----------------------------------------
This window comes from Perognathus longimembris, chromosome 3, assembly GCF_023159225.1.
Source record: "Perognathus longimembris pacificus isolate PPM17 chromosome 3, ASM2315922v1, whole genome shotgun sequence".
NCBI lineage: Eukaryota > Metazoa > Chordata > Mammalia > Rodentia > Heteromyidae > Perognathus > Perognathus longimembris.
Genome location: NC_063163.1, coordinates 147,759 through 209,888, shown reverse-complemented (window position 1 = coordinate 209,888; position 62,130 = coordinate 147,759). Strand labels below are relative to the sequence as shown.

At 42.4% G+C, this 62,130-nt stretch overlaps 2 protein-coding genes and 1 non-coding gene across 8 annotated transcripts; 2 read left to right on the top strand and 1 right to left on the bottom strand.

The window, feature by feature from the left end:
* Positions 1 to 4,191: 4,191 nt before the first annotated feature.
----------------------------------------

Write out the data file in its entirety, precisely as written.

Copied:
This window comes from Perognathus longimembris, chromosome 3, assembly GCF_023159225.1.
Source record: "Perognathus longimembris pacificus isolate PPM17 chromosome 3, ASM2315922v1, whole genome shotgun sequence".
NCBI lineage: Eukaryota > Metazoa > Chordata > Mammalia > Rodentia > Heteromyidae > Perognathus > Perognathus longimembris.
Genome location: NC_063163.1, coordinates 147,759 through 209,888, shown reverse-complemented (window position 1 = coordinate 209,888; position 62,130 = coordinate 147,759). Strand labels below are relative to the sequence as shown.

At 42.4% G+C, this 62,130-nt stretch overlaps 2 protein-coding genes and 1 non-coding gene across 8 annotated transcripts; 2 read left to right on the top strand and 1 right to left on the bottom strand.

The window, feature by feature from the left end:
* Positions 1 to 4,191: 4,191 nt before the first annotated feature.